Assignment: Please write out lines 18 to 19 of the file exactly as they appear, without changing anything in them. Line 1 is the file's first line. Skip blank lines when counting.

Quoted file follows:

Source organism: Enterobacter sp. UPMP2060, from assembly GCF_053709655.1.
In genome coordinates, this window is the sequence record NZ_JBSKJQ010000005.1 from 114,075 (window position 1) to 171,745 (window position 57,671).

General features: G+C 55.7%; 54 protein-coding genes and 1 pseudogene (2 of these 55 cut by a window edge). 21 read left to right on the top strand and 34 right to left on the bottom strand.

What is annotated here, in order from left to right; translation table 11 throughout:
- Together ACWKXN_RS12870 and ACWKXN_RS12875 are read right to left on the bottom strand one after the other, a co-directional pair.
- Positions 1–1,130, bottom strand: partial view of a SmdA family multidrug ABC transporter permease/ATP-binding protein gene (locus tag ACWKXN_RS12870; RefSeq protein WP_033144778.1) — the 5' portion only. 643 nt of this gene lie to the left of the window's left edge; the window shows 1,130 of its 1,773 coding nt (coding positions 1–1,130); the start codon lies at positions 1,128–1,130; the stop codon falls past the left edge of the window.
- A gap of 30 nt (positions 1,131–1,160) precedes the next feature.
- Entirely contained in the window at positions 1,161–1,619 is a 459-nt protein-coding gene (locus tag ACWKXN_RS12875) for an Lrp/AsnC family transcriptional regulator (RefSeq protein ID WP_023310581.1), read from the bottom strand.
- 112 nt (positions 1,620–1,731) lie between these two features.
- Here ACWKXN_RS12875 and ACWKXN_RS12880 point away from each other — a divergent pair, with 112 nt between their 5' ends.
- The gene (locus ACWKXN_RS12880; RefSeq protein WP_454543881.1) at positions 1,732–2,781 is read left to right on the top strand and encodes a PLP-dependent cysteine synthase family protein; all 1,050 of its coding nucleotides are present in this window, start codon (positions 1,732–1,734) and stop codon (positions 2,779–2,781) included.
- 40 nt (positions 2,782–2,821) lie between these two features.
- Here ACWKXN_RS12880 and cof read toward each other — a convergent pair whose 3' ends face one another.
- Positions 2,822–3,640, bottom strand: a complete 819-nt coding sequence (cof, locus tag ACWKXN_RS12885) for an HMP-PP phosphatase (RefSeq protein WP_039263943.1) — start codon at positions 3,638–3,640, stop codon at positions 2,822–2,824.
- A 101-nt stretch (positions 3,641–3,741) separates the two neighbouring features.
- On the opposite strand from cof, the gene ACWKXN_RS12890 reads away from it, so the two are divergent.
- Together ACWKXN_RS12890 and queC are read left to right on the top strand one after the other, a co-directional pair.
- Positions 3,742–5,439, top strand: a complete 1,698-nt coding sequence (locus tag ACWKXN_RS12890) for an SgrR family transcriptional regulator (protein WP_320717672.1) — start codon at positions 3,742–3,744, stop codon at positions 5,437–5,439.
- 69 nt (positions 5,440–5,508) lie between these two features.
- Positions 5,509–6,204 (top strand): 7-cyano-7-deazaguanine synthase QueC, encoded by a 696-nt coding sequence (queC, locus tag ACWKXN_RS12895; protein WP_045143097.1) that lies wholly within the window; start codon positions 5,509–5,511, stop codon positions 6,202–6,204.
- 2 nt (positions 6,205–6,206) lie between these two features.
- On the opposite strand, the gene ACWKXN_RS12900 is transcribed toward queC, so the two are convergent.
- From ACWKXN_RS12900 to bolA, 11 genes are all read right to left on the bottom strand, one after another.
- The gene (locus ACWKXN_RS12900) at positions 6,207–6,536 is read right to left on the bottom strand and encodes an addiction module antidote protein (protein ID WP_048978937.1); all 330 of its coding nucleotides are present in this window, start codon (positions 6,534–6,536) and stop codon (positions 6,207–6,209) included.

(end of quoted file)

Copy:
- Positions 3,742–5,439, top strand: a complete 1,698-nt coding sequence (locus tag ACWKXN_RS12890) for an SgrR family transcriptional regulator (protein WP_320717672.1) — start codon at positions 3,742–3,744, stop codon at positions 5,437–5,439.
- 69 nt (positions 5,440–5,508) lie between these two features.